I had just started drawing cartoons again after a decade or so of doing other things and had sent a couple batches to the NYer as part of my practice of getting back into the discipline of it all. I was driving to Dairy Queen with the kids and checked my messages from the car and there was a message from Emily V
otruba. She said she was the assistant cartoon editor from the New Yorker and she’d like to talk to me about my cartoons. I thought it was a cartoonist friend of mine playing a joke on me, or if it was really the New Yorker that maybe they wanted to buy a gag for a regular or something. I called the number when I got home and Emily told me that they wanted to buy TWO of my cartoons. I actually called my friend after we hung up to make sure it wasn’t a cruel cruel joke, even though I knew that only the New Yorker knew which cartoons I had sent in. The paranoia has not lessened since.

Tom Cheney:

My first contact at the NYer took place in 1976. One of my roughs was purchased solely for its idea which was then given to Charles Addams to produce as a finish for publication. After that, several more of my roughs were purchased for Charles Addams over the next couple of years. Finally, in 1978, an envelope bearing the NYer logo appeared in my mailbox, and in it was a request for a finished drawing. I had done it. I had become a New Yorker cartoonist. It was like getting my MBA in cartooning. Wisely, Lee had selected a drawing that he was sure I could handle with my fledgling drawing style. It depicted a multi-segmented Caterpillar climbing up a steep hill, with a thought balloon over his head showing him as being only one segment long. Strangely, the idea arrived while I was changing the oil in my car. I still haven’t found that six degrees of separation between caterpillars and oil filter wrenches.

Liza Donnelly

In 1979, I had been submitting to the magazine for about a year. Back then, us newcomers who lived in town would bring our precious manila envelope to the 20th floor of the old funky building and hand it over to the barely-alive receptionist through the little glass slot in the window.of her cubicle (it was always a woman, I think I remember). She would hand back your envelope from the previous week. Inside, there would be one of those form rejection slips. SOMETIMES, Lee Lorenz would write a little scrawled “Holding 1” on a pink slip of paper, clipped to the drawings, which meant, literally, they were holding a cartoon another week for consideration. My heart was always pounding when I entered the building each Wednesday morning. A slip like that made it race.

This one time in 1979–I think it was in the fall–I went to receive my envelope, and the receptionist couldn’t find it. She made a call
back to the office, and reported that Lee wanted to see me. My heart lept into my throat. I went in, and immediately made a right turn into the Ladies’ room to compose myself, brush my hair, calm my nerves (an impossible task). I finally went back to the office. Lee greeted me and asked where I had been. I mumbled something about the bathroom. He said they wanted to buy one and showed it to me. I think I asked him some questions about when and what style I should use, who knows. It was a strange captionless drawing that involved Cezanne’s three elements–the cone the sphere and the cube. He said “Isn’t it the cone, the ball and the cube?” I said I didn’t think so, but I would check. Turns out I was right, and had to tell him he was wrong later, over the phone. I didn’t sell for another year or so. And this particular drawing didn’t run for a few years. My second sale, a sequential, ran first–in 1982. I felt I had arrived as a cartoonist, but it was an excruciating two years of waiting for my work to appear.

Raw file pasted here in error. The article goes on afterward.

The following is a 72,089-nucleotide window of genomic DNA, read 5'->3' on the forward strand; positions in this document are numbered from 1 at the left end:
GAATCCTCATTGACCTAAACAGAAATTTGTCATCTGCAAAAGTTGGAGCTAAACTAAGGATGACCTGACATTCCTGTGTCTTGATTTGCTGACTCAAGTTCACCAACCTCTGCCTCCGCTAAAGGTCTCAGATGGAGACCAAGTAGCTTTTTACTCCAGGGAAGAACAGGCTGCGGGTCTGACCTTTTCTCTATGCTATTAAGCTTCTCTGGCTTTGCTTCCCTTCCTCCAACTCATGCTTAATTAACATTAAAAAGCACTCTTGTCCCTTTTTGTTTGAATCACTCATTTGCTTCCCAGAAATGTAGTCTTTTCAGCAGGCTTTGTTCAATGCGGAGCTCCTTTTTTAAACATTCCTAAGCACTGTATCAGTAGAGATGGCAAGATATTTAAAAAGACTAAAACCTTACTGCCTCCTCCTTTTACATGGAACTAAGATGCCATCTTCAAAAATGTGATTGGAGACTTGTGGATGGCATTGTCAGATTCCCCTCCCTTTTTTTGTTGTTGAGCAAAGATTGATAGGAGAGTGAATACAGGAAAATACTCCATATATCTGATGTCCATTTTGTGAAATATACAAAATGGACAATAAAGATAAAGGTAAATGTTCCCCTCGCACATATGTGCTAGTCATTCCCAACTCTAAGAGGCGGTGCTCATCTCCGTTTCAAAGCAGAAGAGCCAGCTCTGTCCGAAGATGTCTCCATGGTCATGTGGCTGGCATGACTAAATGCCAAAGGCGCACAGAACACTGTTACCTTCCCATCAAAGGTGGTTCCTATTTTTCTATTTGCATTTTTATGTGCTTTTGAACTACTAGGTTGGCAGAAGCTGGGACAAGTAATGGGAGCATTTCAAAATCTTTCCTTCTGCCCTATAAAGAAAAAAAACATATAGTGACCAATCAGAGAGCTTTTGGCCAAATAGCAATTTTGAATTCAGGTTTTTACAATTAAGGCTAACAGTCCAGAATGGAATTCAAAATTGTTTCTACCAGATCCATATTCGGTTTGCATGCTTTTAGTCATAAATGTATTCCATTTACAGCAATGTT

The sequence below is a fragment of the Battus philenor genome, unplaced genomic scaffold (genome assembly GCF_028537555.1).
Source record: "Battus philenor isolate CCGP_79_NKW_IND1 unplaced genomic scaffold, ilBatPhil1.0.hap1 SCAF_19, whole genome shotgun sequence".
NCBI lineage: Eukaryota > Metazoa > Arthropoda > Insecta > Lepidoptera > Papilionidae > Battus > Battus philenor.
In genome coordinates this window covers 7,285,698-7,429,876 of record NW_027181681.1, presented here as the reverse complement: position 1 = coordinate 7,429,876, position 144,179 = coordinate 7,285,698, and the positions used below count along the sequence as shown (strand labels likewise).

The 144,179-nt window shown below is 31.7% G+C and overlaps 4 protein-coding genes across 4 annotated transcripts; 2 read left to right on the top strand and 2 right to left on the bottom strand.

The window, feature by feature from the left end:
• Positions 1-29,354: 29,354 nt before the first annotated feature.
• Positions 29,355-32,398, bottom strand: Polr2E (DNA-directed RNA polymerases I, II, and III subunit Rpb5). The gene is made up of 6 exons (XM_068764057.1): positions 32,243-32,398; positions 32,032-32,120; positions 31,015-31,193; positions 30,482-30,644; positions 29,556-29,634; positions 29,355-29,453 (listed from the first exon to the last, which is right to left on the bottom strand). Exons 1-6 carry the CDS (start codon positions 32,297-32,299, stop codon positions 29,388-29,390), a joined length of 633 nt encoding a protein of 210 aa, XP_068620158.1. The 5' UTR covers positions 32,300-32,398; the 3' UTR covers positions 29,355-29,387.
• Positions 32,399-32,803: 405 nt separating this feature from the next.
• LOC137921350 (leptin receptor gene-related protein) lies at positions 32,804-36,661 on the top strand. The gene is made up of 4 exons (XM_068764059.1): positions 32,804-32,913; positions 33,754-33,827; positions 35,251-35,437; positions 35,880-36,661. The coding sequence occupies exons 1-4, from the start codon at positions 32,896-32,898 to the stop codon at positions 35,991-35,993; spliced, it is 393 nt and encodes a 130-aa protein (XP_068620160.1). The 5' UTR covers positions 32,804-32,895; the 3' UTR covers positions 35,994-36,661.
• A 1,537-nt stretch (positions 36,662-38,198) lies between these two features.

Gahan Wilson:

I date back to the days of the original building where cartoonists who had
not sold any cartoons to the magazine never got further into the premises than a bleak reception room which was painted a dismal green and contained only a wooden bench and a couple of unpadded chairs. There was also a never-opened door painted with the same paint and a small, barred window looking in on a tiny roomcontaining the receptionist. You would enter the room, cross over to the window in order to pass your cartoon roughs through to the receptionist and you would leave and a few days later you would get your cartoons back with a rejection slip.

After a long time of going through all of this over and over I got the usual
reception slip but it had a little note at the bottom asking me to call and
make an appointment which I did and when I arrived I saw the door open for the very first time and none other than Frank Modell ushered me down a narrow, dark corridor to his small office and he very gently gave me instructions on how to do the finish on a pirate cartoon I had drawn. The joke is I cannot remember what the pirate gag was which may indicate it wasn’t really all that strong a cartoon. Anyhow that was how it all went.

Peter Steiner:

I started sending cartoons to the New Yorker in 1978 or thereabouts. The New Yorker bought the very first cartoon I submitted and then every single cartoon I ever sent in after that. In fact, I couldn’t come up with enough ideas, so they eventually paid Charles Addams to come up with ideas for me. It was Charles Addams who actually came up with the internet dogs idea. “I hope this works, sir,” I remember him saying. I could never get him to stop calling me sir.


If you’re a cartoonist and have a story about your first sale at the New Yorker, send it along with a self-caricature to mick@mickstevens.com and I’ll include it here.